No-Fault State legal definition: Pennsylvania is one of about a dozen no-fault states. A no-fault state is one that follows what’s known as a no-fault insurance system.
While rules vary by state, generally no-fault insurance means your own car insurance policy will pay for some or all of your medical bills and missed wages, and some other out-of-pocket expenses in the event you are hurt in a car accident – regardless of whether you or someone else was liable for the crash that caused your injury.
No-fault car accident injury claims are typically made through first-party benefits, otherwise known as the personal injury protection provisions (PIP) of your automobile insurance policy.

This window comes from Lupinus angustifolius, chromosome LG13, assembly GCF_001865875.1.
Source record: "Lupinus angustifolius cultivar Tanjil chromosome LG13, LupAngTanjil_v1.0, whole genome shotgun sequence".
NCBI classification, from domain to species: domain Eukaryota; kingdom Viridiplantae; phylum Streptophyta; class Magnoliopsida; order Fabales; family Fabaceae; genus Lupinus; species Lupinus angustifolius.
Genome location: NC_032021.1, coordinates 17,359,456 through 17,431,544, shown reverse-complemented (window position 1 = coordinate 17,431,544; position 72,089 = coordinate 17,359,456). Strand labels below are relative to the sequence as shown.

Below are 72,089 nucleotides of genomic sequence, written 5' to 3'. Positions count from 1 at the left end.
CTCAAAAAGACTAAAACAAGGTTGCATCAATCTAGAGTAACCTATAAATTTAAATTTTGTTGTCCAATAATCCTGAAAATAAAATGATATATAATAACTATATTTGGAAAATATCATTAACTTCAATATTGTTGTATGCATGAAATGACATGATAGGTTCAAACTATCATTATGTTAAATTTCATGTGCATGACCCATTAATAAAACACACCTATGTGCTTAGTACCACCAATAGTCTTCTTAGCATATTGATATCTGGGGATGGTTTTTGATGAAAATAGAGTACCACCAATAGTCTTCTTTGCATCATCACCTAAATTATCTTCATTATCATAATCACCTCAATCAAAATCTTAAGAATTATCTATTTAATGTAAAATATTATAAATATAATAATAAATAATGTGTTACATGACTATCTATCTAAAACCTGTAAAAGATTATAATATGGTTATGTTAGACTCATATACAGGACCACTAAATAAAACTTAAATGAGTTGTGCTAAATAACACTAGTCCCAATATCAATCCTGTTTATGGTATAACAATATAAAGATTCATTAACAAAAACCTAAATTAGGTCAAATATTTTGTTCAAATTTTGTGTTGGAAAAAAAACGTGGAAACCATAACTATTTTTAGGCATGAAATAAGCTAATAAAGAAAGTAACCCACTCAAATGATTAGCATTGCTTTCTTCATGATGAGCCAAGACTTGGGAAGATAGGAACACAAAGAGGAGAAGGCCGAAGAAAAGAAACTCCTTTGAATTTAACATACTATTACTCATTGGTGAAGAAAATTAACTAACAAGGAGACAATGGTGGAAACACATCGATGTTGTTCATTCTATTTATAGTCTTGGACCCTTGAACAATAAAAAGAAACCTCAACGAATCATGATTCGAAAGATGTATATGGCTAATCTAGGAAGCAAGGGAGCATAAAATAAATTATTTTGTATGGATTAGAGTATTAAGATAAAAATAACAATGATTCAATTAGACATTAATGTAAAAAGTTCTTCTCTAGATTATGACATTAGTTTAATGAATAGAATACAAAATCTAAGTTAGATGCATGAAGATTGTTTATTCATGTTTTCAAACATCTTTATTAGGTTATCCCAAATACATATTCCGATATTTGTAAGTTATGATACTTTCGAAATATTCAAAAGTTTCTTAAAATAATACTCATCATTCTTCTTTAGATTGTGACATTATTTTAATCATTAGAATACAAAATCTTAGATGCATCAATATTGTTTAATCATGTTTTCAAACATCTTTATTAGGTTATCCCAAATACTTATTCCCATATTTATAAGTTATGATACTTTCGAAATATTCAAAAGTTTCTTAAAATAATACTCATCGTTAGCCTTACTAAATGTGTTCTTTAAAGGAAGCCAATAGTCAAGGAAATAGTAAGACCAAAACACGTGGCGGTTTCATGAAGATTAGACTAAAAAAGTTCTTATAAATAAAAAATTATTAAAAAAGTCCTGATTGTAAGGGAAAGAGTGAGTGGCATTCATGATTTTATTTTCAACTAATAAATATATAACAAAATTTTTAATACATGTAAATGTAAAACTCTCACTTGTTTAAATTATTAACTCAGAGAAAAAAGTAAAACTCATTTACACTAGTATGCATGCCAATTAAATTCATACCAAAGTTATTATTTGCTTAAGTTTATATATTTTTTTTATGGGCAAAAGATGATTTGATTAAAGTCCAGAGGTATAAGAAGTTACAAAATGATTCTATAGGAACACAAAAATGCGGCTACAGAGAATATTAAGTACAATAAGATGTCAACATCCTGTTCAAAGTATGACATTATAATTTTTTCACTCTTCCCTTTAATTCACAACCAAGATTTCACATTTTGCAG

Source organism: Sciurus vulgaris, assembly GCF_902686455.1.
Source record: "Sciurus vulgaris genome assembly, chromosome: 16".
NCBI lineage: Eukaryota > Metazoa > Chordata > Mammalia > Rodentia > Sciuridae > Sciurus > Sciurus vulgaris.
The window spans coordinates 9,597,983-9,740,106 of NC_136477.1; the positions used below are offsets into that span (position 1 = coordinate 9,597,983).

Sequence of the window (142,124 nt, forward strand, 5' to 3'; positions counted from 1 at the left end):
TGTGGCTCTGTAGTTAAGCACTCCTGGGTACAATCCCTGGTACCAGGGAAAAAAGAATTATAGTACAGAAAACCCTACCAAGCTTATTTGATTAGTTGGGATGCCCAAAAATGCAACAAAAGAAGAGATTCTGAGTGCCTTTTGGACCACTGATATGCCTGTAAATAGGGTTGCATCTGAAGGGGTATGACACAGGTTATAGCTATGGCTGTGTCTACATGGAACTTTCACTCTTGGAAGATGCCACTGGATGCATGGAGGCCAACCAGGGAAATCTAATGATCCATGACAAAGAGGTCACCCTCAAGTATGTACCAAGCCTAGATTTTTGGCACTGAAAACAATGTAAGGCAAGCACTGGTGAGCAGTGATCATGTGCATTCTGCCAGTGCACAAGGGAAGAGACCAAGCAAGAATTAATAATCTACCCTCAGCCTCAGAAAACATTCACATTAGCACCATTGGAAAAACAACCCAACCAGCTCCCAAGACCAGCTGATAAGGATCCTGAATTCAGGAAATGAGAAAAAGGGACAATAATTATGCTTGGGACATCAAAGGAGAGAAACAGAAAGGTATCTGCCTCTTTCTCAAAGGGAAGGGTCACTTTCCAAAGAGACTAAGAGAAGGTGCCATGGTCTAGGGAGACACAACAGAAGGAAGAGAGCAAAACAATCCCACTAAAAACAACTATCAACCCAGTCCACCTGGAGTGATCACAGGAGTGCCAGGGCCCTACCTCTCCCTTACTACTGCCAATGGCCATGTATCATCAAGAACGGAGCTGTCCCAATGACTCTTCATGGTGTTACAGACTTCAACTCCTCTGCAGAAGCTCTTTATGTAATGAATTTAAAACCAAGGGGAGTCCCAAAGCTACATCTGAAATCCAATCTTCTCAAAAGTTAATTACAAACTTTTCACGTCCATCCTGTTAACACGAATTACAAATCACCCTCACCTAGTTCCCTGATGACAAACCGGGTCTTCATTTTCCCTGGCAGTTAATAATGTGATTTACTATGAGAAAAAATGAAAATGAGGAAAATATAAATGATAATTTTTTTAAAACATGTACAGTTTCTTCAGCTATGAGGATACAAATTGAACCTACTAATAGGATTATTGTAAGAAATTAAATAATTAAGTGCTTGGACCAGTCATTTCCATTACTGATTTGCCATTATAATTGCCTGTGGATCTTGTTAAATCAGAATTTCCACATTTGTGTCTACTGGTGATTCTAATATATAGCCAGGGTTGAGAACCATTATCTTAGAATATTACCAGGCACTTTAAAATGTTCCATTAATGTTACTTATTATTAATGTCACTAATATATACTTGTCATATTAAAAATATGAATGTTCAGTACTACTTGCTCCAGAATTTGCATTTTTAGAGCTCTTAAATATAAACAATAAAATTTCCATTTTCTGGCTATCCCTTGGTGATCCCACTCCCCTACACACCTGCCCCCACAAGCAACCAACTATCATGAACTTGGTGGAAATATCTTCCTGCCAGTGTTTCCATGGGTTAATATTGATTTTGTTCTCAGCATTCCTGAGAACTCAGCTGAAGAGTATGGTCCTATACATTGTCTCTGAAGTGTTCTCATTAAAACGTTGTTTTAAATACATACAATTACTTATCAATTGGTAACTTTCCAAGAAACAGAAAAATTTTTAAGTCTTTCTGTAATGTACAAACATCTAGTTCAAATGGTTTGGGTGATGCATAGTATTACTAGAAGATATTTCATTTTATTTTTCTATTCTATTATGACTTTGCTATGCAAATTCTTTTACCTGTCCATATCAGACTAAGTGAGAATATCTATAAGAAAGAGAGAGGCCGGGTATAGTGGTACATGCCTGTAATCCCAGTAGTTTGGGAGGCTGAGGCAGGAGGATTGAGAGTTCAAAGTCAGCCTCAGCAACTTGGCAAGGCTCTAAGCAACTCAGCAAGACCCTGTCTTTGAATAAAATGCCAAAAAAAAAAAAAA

No-Fault States and Car Accident Cases
If you make a no-fault claim under your car insurance, you may be required to make a recorded statement and share other key details related the accident that caused your injury.
If you or someone you care about has been seriously hurt in a motor vehicle crash, don’t file a no-fault claim without first getting the advice of an experienced car accident injury attorney. The information you provide may later be used against you in a subsequent claim.
“If someone has a serious case, they will get a great effort and a great outcome working with us,” award-winning attorney Victor Pribanic of Pribanic & Pribanic told Best Lawyers Magazine.